5. Great for PC Applications - Reasons 2, 3 and 4 make it ideal for PC use.

Who Said LCDs Don't Come Big?

65-inch Sharp Aquos LCD TV
65-inch Sharp Aquos LCD TV

So I Should Pass on Plasma Then?

Wait a sec, don't do anything rash.....there's more.

Plasma TV:

The nature of Plasma technology creates its own set of challenges to engineers. Plasma Televisions work by exciting phosphorus gases sealed in the display. These gases are packed into the display in configurations of 3 "cells". Each of these cells burn in one of 3 primary colors; Red, Green and Blue. As you may already know these 3 colors make up all of the visible colors in the spectrum. This is not to say that a Plasma TV can reproduce every color perceptible to the human eye. The color of the excited gases would have to be pretty accurate not only in wavelength but in configuration for that to be a possiblity. However, you can already tell why Plasmas tend to have better color accuracy than LCDs.

Quick disclaimer:Note the use of the word "tend". There is no hard and fast rule that a Plasma will have better color than an LCD. However, chances are that statement will be true when you put the respective top-of-the-line models next to each other.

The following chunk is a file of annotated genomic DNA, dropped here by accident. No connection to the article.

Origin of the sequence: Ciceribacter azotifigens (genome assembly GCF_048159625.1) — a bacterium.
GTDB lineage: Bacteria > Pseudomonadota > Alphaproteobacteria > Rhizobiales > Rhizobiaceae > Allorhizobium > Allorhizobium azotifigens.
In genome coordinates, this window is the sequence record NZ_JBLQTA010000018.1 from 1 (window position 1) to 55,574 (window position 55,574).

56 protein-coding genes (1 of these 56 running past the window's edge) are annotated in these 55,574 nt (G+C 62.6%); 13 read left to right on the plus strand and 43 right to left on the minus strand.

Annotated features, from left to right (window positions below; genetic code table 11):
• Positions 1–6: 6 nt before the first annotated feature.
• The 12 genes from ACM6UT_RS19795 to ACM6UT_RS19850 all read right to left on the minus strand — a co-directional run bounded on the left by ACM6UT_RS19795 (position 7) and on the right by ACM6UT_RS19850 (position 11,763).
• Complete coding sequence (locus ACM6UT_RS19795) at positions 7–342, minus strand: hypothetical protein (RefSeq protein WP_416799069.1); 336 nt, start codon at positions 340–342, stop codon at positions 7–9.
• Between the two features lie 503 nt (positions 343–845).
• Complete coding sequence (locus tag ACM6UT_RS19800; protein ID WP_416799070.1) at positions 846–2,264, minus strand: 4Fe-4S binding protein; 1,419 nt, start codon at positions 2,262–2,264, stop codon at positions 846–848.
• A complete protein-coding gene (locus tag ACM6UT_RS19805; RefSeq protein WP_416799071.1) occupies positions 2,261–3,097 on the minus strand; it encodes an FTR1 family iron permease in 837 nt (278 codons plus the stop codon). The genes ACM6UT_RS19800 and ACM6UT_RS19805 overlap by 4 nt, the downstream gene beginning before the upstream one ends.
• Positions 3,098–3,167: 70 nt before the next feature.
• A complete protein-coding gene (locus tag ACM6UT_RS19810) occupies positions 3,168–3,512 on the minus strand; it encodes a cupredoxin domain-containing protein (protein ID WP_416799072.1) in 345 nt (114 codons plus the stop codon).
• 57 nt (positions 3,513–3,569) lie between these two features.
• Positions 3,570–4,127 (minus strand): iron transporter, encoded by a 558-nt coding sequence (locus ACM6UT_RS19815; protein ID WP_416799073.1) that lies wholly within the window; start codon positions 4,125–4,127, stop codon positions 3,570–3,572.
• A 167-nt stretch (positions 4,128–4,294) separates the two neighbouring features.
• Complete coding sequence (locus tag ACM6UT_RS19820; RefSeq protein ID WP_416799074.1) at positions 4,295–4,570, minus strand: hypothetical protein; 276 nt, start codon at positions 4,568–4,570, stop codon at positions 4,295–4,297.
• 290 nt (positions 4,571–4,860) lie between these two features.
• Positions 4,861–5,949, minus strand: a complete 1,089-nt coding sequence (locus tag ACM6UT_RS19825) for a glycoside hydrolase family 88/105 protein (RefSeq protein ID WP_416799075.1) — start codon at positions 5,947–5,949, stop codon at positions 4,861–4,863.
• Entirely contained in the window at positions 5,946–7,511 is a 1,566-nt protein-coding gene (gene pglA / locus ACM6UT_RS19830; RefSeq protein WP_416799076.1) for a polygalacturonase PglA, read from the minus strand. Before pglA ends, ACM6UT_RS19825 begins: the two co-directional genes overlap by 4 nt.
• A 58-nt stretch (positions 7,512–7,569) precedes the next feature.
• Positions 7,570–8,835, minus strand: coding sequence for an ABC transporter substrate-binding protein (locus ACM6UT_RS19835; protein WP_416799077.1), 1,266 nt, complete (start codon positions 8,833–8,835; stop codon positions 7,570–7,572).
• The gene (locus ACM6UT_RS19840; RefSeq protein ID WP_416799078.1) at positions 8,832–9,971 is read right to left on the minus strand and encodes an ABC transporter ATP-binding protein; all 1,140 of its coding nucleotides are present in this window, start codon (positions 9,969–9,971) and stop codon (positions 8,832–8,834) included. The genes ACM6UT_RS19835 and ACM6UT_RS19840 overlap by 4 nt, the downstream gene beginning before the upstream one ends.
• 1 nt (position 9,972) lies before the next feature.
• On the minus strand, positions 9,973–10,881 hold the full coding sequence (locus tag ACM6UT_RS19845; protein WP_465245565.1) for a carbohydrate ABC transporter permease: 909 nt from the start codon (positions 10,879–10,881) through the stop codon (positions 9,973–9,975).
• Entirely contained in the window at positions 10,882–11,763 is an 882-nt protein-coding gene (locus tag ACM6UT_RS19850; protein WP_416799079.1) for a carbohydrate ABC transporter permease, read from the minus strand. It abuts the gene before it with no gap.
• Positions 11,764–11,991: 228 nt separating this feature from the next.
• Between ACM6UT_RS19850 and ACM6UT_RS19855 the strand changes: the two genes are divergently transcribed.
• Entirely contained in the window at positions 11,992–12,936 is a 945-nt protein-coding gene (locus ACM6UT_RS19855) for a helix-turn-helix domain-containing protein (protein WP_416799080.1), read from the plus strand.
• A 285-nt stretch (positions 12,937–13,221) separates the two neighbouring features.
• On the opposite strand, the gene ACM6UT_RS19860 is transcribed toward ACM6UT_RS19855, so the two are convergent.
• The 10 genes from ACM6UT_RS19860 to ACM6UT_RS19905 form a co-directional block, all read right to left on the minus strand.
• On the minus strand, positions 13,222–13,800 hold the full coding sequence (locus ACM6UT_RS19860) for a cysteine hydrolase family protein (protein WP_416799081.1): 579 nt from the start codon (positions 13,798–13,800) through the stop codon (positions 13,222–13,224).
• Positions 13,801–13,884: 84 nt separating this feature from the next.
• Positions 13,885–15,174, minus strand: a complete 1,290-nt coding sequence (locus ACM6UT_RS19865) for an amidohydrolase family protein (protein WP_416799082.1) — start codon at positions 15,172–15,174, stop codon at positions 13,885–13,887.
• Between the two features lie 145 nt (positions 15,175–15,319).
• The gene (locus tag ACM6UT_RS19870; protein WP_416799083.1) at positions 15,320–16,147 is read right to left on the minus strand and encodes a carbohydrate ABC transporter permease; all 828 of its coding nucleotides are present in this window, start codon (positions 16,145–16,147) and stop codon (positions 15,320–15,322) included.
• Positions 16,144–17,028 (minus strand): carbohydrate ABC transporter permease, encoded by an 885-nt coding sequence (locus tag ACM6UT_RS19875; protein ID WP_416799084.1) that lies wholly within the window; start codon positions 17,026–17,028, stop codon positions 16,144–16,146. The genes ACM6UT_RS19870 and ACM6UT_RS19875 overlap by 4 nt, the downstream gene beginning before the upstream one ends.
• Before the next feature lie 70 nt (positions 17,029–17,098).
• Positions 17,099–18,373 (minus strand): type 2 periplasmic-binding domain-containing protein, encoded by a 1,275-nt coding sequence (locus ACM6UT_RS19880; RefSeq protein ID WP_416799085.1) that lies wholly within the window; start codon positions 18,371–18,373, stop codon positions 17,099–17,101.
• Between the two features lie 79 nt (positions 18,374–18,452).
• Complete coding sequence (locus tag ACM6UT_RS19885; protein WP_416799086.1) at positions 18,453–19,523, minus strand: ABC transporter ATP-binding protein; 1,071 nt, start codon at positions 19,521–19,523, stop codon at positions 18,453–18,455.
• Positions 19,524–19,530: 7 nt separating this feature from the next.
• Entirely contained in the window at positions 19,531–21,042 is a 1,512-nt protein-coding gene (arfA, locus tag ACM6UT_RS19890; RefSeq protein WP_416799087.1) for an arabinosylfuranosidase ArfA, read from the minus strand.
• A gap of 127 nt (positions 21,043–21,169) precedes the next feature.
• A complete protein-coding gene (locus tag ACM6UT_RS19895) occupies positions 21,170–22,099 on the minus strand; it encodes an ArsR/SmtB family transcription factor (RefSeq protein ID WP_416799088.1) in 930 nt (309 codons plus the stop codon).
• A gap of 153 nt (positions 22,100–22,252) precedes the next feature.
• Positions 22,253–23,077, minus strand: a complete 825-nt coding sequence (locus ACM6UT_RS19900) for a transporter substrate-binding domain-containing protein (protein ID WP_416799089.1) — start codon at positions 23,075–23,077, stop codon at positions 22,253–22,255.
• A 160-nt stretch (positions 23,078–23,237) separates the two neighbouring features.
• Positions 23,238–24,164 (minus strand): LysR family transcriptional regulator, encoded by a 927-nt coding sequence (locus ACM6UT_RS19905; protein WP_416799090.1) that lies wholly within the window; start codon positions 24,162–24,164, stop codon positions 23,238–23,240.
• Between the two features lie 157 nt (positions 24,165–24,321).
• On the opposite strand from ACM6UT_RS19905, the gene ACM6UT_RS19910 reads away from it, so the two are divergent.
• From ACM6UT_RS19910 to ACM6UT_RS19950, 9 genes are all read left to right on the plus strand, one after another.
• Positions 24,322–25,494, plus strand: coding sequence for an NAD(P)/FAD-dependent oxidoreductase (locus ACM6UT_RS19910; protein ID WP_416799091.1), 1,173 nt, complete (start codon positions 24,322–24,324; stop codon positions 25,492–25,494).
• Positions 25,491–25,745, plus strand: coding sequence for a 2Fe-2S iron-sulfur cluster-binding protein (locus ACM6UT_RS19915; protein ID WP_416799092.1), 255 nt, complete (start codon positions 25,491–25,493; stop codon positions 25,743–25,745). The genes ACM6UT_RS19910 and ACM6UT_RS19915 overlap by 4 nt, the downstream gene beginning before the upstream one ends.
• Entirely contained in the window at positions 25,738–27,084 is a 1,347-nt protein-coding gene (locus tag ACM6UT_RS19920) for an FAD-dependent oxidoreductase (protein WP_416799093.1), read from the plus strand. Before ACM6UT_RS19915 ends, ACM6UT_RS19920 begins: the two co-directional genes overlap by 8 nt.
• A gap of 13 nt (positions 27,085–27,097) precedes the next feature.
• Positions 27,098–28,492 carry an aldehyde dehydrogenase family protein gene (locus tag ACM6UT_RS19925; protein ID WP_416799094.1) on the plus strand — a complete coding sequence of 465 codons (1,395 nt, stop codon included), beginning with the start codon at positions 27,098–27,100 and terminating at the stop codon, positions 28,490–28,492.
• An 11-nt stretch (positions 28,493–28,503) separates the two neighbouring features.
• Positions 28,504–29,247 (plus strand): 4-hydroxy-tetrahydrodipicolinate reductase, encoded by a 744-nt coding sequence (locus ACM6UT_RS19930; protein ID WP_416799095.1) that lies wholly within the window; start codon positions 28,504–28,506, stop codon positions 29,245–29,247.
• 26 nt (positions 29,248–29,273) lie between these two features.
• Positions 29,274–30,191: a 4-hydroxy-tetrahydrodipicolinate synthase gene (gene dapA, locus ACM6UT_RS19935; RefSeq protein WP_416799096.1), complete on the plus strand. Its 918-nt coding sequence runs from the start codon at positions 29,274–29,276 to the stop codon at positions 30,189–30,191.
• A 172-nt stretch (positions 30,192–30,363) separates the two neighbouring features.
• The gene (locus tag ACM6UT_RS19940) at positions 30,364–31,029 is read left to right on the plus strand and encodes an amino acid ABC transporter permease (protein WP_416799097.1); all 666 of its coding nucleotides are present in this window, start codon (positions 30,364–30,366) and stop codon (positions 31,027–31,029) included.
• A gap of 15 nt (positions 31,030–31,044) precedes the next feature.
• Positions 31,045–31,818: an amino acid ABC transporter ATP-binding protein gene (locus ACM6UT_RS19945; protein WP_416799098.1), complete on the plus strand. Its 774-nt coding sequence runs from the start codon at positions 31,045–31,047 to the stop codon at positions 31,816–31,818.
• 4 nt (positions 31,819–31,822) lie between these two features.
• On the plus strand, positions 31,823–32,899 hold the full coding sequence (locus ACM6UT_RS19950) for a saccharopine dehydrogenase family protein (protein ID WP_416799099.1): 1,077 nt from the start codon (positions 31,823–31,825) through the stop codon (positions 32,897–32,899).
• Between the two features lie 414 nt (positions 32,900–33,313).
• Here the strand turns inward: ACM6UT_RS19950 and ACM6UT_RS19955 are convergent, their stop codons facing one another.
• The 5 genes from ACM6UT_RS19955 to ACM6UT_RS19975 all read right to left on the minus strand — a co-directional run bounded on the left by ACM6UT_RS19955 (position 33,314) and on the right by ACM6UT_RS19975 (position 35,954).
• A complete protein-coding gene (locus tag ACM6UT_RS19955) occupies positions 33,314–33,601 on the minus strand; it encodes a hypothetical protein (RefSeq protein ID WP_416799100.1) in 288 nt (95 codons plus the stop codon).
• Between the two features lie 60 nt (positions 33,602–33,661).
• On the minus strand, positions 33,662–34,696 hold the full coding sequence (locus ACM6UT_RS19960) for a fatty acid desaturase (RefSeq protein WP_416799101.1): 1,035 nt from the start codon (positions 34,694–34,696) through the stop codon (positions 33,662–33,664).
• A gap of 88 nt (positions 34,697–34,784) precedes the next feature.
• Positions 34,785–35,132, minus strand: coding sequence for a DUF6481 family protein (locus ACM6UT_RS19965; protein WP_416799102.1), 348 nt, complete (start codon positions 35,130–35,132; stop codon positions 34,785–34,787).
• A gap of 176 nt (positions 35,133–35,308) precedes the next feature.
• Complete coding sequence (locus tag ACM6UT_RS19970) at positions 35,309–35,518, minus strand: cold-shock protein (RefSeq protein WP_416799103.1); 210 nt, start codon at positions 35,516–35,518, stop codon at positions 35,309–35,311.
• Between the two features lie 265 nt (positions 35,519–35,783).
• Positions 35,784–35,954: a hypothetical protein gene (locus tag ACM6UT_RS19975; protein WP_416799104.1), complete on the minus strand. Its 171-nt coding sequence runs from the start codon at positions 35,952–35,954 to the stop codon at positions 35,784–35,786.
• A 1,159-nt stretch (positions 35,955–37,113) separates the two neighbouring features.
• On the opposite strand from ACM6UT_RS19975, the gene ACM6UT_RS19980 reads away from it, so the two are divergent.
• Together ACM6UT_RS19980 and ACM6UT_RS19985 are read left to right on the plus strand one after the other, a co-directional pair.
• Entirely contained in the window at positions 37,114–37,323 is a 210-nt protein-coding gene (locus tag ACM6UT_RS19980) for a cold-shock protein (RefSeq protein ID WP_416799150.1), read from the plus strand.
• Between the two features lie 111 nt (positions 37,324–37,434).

Since Plasmas have to excite gases to produce color there is a real challenge in making the gases respond quickly to changes in the picture. This can cause the cells to lag behind causing what some people call burn-in, though it is actually image retention. These images are not burned into the display they just linger for a split second after being displayed. This actually occurs naturally in the human eye. If you ever stared at the sun for too long you know what I am talking about. This can and does happen on plasma displays. However, it has been much improved upon and becomes inperceivable after what is called a break-in period.